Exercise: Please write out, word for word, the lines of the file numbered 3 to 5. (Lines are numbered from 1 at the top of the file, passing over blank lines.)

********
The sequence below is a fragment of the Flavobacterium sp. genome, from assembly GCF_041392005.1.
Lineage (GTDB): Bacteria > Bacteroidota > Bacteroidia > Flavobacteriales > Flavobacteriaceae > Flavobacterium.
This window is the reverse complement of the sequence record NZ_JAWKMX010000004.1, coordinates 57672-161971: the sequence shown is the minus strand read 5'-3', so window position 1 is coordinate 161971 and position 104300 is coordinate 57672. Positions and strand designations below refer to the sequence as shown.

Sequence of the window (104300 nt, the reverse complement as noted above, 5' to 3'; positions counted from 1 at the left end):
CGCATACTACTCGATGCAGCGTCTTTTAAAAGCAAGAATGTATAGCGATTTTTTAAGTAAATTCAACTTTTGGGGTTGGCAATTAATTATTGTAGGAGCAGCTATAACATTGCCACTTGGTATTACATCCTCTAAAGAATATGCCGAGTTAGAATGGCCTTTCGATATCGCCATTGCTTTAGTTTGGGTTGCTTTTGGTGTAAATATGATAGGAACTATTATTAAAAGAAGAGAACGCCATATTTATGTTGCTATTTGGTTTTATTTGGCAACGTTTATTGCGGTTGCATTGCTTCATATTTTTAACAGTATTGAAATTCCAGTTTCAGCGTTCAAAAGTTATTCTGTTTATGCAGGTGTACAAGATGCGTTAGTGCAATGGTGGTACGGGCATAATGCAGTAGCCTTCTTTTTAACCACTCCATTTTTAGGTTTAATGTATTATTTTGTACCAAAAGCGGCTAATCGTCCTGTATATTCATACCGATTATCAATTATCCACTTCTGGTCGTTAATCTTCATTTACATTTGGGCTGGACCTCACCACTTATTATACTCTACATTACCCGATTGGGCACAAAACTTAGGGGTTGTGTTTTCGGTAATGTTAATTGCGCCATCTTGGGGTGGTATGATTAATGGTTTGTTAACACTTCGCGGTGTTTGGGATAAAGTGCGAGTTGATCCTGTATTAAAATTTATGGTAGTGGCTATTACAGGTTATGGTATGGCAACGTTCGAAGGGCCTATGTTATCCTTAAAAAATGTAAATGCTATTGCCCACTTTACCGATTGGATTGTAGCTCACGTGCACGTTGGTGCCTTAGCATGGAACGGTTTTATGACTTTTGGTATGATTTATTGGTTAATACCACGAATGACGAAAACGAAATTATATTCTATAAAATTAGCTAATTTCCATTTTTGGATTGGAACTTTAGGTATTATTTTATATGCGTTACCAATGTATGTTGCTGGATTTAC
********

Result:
This window is the reverse complement of the sequence record NZ_JAWKMX010000004.1, coordinates 57672-161971: the sequence shown is the minus strand read 5'-3', so window position 1 is coordinate 161971 and position 104300 is coordinate 57672. Positions and strand designations below refer to the sequence as shown.

Sequence of the window (104300 nt, the reverse complement as noted above, 5' to 3'; positions counted from 1 at the left end):
CGCATACTACTCGATGCAGCGTCTTTTAAAAGCAAGAATGTATAGCGATTTTTTAAGTAAATTCAACTTTTGGGGTTGGCAATTAATTATTGTAGGAGCAGCTATAACATTGCCACTTGGTATTACATCCTCTAAAGAATATGCCGAGTTAGAATGGCCTTTCGATATCGCCATTGCTTTAGTTTGGGTTGCTTTTGGTGTAAATATGATAGGAACTATTATTAAAAGAAGAGAACGCCATATTTATGTTGCTATTTGGTTTTATTTGGCAACGTTTATTGCGGTTGCATTGCTTCATATTTTTAACAGTATTGAAATTCCAGTTTCAGCGTTCAAAAGTTATTCTGTTTATGCAGGTGTACAAGATGCGTTAGTGCAATGGTGGTACGGGCATAATGCAGTAGCCTTCTTTTTAACCACTCCATTTTTAGGTTTAATGTATTATTTTGTACCAAAAGCGGCTAATCGTCCTGTATATTCATACCGATTATCAATTATCCACTTCTGGTCGTTAATCTTCATTTACATTTGGGCTGGACCTCACCACTTATTATACTCTACATTACCCGATTGGGCACAAAACTTAGGGGTTGTGTTTTCGGTAATGTTAATTGCGCCATCTTGGGGTGGTATGATTAATGGTTTGTTAACACTTCGCGGTGTTTGGGATAAAGTGCGAGTTGATCCTGTATTAAAATTTATGGTAGTGGCTATTACAGGTTATGGTATGGCAACGTTCGAAGGGCCTATGTTATCCTTAAAAAATGTAAATGCTATTGCCCACTTTACCGATTGGATTGTAGCTCACGTGCACGTTGGTGCCTTAGCATGGAACGGTTTTATGACTTTTGGTATGATTTATTGGTTAATACCACGAATGACGAAAACGAAATTATATTCTATAAAATTAGCTAATTTCCATTTTTGGATTGGAACTTTAGGTATTATTTTATATGCGTTACCAATGTATGTTGCTGGATTTAC